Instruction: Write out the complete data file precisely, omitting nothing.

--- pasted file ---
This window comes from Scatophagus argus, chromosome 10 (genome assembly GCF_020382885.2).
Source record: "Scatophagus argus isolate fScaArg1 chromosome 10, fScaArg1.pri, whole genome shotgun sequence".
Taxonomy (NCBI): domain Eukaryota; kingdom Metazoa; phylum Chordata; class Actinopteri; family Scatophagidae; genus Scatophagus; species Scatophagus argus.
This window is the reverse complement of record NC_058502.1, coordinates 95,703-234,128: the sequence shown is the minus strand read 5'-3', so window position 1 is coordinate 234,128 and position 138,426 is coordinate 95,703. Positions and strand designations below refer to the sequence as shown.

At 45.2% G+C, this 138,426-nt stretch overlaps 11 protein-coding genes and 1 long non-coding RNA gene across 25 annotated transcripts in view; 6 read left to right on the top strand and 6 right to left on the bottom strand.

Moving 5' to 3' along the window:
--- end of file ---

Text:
This window comes from Scatophagus argus, chromosome 10 (genome assembly GCF_020382885.2).
Source record: "Scatophagus argus isolate fScaArg1 chromosome 10, fScaArg1.pri, whole genome shotgun sequence".
Taxonomy (NCBI): domain Eukaryota; kingdom Metazoa; phylum Chordata; class Actinopteri; family Scatophagidae; genus Scatophagus; species Scatophagus argus.
This window is the reverse complement of record NC_058502.1, coordinates 95,703-234,128: the sequence shown is the minus strand read 5'-3', so window position 1 is coordinate 234,128 and position 138,426 is coordinate 95,703. Positions and strand designations below refer to the sequence as shown.

At 45.2% G+C, this 138,426-nt stretch overlaps 11 protein-coding genes and 1 long non-coding RNA gene across 25 annotated transcripts in view; 6 read left to right on the top strand and 6 right to left on the bottom strand.

Moving 5' to 3' along the window: